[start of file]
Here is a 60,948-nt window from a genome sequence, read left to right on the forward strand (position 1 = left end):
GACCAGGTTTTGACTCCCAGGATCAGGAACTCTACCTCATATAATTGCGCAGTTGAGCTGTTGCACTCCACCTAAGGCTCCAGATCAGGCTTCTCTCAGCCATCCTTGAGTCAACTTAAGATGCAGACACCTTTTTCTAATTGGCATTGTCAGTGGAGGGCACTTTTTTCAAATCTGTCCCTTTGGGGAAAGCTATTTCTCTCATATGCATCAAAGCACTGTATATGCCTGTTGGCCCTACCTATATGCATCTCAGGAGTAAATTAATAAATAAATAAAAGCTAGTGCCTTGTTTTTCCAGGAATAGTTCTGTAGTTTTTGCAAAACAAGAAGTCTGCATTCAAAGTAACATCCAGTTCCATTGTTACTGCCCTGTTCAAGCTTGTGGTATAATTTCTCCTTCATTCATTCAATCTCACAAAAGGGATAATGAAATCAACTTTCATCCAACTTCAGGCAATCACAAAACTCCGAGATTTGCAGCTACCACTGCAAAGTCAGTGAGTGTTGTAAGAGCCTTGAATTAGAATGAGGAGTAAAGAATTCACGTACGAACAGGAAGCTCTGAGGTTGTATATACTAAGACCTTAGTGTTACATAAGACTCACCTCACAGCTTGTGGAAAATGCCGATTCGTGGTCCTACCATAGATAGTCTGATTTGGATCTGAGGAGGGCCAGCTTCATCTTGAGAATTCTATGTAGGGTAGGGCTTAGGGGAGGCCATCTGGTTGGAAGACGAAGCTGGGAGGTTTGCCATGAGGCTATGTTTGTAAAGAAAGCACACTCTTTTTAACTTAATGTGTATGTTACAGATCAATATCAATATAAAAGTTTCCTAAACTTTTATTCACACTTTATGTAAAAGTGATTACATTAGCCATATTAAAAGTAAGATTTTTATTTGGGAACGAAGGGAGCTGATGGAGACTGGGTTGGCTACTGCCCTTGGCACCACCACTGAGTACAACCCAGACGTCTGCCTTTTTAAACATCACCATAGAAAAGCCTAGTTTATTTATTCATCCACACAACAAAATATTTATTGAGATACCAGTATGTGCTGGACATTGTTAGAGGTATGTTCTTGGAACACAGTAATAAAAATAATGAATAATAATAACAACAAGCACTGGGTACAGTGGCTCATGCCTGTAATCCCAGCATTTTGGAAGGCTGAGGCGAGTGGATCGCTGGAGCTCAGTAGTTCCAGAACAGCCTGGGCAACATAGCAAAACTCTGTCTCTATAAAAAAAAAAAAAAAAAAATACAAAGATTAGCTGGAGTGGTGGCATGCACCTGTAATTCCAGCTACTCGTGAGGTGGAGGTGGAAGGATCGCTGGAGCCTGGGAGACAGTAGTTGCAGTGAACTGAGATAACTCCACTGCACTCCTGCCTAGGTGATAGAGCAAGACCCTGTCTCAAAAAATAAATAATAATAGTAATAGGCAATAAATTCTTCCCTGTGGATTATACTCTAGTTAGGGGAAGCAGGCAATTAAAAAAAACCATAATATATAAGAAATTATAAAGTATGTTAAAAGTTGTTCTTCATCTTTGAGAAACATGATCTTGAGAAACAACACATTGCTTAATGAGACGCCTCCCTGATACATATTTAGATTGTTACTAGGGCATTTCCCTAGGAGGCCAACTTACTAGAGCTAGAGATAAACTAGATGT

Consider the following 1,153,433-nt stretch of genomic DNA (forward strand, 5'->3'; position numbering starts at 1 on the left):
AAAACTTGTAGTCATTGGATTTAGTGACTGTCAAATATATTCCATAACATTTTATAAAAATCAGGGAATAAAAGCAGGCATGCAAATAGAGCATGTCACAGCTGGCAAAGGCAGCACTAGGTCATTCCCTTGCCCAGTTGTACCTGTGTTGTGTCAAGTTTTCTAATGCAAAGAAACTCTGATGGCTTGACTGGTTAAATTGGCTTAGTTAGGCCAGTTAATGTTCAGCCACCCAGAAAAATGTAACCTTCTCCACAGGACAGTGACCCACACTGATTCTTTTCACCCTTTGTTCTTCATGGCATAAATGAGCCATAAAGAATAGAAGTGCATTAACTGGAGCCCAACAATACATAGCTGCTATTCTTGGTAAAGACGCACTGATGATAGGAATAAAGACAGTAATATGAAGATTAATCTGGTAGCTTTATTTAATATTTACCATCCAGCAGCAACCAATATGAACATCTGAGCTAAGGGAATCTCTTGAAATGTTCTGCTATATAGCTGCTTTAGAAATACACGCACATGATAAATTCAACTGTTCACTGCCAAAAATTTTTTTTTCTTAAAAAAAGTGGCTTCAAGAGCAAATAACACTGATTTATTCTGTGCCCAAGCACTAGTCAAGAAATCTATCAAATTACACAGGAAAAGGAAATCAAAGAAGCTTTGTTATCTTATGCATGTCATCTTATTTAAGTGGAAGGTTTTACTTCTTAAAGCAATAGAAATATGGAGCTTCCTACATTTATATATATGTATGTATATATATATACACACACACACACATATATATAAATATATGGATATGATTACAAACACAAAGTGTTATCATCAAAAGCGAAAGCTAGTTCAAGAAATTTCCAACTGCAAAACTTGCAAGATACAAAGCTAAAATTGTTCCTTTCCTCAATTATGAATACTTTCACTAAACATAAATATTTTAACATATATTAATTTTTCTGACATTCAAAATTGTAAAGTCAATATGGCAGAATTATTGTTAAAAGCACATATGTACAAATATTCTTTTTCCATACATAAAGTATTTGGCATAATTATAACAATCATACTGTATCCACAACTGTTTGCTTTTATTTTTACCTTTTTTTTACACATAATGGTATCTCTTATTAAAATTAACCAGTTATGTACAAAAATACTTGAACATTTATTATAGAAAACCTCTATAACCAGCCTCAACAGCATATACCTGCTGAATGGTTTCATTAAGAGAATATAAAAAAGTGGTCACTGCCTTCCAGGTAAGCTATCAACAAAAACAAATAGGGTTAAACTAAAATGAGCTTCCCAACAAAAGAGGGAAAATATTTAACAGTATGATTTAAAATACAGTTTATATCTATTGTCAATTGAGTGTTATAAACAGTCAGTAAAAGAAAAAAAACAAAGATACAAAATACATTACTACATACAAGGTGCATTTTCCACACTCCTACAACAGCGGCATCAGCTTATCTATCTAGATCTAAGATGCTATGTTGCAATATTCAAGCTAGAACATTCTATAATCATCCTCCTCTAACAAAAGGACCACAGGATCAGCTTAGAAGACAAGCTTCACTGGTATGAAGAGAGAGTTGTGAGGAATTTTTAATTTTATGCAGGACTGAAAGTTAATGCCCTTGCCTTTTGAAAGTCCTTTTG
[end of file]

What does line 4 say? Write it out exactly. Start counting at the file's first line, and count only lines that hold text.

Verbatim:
AAAACTTGTAGTCATTGGATTTAGTGACTGTCAAATATATTCCATAACATTTTATAAAAATCAGGGAATAAAAGCAGGCATGCAAATAGAGCATGTCACAGCTGGCAAAGGCAGCACTAGGTCATTCCCTTGCCCAGTTGTACCTGTGTTGTGTCAAGTTTTCTAATGCAAAGAAACTCTGATGGCTTGACTGGTTAAATTGGCTTAGTTAGGCCAGTTAATGTTCAGCCACCCAGAAAAATGTAACCTTCTCCACAGGACAGTGACCCACACTGATTCTTTTCACCCTTTGTTCTTCATGGCATAAATGAGCCATAAAGAATAGAAGTGCATTAACTGGAGCCCAACAATACATAGCTGCTATTCTTGGTAAAGACGCACTGATGATAGGAATAAAGACAGTAATATGAAGATTAATCTGGTAGCTTTATTTAATATTTACCATCCAGCAGCAACCAATATGAACATCTGAGCTAAGGGAATCTCTTGAAATGTTCTGCTATATAGCTGCTTTAGAAATACACGCACATGATAAATTCAACTGTTCACTGCCAAAAATTTTTTTTTCTTAAAAAAAGTGGCTTCAAGAGCAAATAACACTGATTTATTCTGTGCCCAAGCACTAGTCAAGAAATCTATCAAATTACACAGGAAAAGGAAATCAAAGAAGCTTTGTTATCTTATGCATGTCATCTTATTTAAGTGGAAGGTTTTACTTCTTAAAGCAATAGAAATATGGAGCTTCCTACATTTATATATATGTATGTATATATATATACACACACACACACATATATATAAATATATGGATATGATTACAAACACAAAGTGTTATCATCAAAAGCGAAAGCTAGTTCAAGAAATTTCCAACTGCAAAACTTGCAAGATACAAAGCTAAAATTGTTCCTTTCCTCAATTATGAATACTTTCACTAAACATAAATATTTTAACATATATTAATTTTTCTGACATTCAAAATTGTAAAGTCAATATGGCAGAATTATTGTTAAAAGCACATATGTACAAATATTCTTTTTCCATACATAAAGTATTTGGCATAATTATAACAATCATACTGTATCCACAACTGTTTGCTTTTATTTTTACCTTTTTTTTACACATAATGGTATCTCTTATTAAAATTAACCAGTTATGTACAAAAATACTTGAACATTTATTATAGAAAACCTCTATAACCAGCCTCAACAGCATATACCTGCTGAATGGTTTCATTAAGAGAATATAAAAAAGTGGTCACTGCCTTCCAGGTAAGCTATCAACAAAAACAAATAGGGTTAAACTAAAATGAGCTTCCCAACAAAAGAGGGAAAATATTTAACAGTATGATTTAAAATACAGTTTATATCTATTGTCAATTGAGTGTTATAAACAGTCAGTAAAAGAAAAAAAACAAAGATACAAAATACATTACTACATACAAGGTGCATTTTCCACACTCCTACAACAGCGGCATCAGCTTATCTATCTAGATCTAAGATGCTATGTTGCAATATTCAAGCTAGAACATTCTATAATCATCCTCCTCTAACAAAAGGACCACAGGATCAGCTTAGAAGACAAGCTTCACTGGTATGAAGAGAGAGTTGTGAGGAATTTTTAATTTTATGCAGGACTGAAAGTTAATGCCCTTGCCTTTTGAAAGTCCTTTTG